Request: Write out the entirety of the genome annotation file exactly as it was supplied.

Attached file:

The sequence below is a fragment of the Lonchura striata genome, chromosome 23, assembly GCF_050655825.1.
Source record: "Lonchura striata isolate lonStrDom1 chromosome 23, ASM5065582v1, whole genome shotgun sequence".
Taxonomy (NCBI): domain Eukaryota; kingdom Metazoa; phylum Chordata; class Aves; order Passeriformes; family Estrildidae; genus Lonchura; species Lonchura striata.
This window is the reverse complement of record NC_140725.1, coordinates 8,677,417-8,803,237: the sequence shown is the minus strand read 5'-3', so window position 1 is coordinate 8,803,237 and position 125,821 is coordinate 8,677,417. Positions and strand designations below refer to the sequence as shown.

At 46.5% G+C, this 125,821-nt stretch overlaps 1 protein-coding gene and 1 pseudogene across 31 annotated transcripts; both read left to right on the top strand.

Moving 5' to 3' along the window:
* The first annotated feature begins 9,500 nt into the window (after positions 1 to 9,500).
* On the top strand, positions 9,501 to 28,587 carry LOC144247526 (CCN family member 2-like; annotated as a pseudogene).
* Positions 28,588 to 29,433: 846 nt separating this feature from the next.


The sequence below is a fragment of the Lonchura striata genome, chromosome 23, assembly GCF_050655825.1.
Source record: "Lonchura striata isolate lonStrDom1 chromosome 23, ASM5065582v1, whole genome shotgun sequence".
Taxonomy (NCBI): domain Eukaryota; kingdom Metazoa; phylum Chordata; class Aves; order Passeriformes; family Estrildidae; genus Lonchura; species Lonchura striata.
This window is the reverse complement of record NC_140725.1, coordinates 8,677,417-8,803,237: the sequence shown is the minus strand read 5'-3', so window position 1 is coordinate 8,803,237 and position 125,821 is coordinate 8,677,417. Positions and strand designations below refer to the sequence as shown.

At 46.5% G+C, this 125,821-nt stretch overlaps 1 protein-coding gene and 1 pseudogene across 31 annotated transcripts; both read left to right on the top strand.

Moving 5' to 3' along the window:
* The first annotated feature begins 9,500 nt into the window (after positions 1 to 9,500).
* On the top strand, positions 9,501 to 28,587 carry LOC144247526 (CCN family member 2-like; annotated as a pseudogene).
* Positions 28,588 to 29,433: 846 nt separating this feature from the next.